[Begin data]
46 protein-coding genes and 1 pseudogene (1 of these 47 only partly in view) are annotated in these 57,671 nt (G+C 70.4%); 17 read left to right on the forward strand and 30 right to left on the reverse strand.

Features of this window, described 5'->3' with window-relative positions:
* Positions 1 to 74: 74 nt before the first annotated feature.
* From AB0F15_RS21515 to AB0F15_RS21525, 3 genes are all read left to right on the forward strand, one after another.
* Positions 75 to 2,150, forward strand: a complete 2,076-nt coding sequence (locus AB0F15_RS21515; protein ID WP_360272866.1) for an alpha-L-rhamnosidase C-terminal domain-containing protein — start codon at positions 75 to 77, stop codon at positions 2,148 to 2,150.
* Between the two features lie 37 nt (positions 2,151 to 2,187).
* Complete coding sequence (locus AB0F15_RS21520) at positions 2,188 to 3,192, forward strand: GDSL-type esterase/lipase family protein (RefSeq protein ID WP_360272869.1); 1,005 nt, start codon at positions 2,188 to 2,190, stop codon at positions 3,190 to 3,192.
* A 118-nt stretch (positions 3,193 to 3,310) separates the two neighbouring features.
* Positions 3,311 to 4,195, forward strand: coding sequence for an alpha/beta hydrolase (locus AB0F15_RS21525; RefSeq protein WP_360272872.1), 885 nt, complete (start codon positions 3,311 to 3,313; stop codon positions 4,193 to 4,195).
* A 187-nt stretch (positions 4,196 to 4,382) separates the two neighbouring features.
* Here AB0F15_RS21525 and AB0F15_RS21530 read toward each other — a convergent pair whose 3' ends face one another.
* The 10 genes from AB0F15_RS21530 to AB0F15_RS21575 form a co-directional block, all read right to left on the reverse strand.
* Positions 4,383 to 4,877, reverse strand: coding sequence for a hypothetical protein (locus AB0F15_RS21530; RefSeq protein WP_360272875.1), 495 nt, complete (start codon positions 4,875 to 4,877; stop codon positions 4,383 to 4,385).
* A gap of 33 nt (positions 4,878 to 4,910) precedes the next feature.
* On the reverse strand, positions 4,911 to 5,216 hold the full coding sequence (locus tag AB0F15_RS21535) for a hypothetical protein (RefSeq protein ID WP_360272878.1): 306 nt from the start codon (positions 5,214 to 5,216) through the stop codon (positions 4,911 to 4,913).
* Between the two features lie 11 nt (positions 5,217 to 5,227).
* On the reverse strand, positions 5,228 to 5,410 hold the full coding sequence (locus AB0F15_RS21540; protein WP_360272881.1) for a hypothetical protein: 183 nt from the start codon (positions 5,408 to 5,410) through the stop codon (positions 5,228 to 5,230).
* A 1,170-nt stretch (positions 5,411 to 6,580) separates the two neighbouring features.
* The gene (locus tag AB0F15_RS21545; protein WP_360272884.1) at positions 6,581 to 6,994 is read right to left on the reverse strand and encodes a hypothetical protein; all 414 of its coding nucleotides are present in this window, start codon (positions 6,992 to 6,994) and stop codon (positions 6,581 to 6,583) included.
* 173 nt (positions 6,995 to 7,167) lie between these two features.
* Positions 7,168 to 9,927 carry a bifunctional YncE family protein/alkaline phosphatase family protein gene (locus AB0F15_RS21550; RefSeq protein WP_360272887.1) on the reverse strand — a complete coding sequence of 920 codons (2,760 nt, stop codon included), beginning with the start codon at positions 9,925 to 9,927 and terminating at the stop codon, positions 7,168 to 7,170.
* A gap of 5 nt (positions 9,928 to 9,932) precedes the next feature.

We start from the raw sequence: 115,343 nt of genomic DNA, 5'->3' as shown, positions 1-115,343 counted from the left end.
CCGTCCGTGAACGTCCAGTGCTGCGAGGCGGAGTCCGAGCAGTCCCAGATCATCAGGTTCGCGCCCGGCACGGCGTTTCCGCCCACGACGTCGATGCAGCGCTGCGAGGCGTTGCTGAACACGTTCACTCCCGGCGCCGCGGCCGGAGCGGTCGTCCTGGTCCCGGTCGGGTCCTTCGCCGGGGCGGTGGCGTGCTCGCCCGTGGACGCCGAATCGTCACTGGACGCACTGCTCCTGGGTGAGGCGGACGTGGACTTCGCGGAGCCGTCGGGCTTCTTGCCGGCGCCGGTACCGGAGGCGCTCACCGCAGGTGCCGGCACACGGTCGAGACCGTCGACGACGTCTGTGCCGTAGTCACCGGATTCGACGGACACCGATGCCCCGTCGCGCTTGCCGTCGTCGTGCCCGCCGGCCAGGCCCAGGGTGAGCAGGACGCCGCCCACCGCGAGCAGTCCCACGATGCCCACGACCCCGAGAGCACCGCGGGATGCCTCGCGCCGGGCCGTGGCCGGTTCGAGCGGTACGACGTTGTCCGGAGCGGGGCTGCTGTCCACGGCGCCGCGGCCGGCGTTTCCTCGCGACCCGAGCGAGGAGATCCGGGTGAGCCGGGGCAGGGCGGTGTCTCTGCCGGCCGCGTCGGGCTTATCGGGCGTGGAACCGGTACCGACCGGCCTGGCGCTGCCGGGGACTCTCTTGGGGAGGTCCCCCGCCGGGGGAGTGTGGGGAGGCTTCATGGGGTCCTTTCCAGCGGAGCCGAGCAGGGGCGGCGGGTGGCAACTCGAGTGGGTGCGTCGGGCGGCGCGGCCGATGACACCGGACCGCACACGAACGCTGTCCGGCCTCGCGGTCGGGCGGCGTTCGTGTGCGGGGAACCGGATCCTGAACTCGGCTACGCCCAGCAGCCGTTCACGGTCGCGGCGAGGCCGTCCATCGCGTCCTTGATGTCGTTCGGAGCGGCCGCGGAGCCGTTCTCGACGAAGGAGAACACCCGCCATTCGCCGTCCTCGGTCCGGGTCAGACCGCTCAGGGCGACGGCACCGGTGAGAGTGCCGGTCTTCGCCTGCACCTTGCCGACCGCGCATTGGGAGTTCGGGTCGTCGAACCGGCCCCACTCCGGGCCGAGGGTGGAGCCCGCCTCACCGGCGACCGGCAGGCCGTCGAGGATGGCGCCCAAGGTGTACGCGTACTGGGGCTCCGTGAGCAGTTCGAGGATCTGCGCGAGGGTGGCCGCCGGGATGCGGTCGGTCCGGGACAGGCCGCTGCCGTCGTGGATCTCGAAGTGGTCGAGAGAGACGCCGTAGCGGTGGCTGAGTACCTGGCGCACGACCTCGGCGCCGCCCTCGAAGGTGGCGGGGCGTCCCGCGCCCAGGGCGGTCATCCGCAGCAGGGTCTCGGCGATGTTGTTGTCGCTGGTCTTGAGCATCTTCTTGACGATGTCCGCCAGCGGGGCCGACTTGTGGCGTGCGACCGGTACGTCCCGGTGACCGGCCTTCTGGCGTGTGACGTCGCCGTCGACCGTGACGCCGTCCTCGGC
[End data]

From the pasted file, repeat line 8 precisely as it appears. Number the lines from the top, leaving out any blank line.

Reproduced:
* A 118-nt stretch (positions 3,193 to 3,310) separates the two neighbouring features.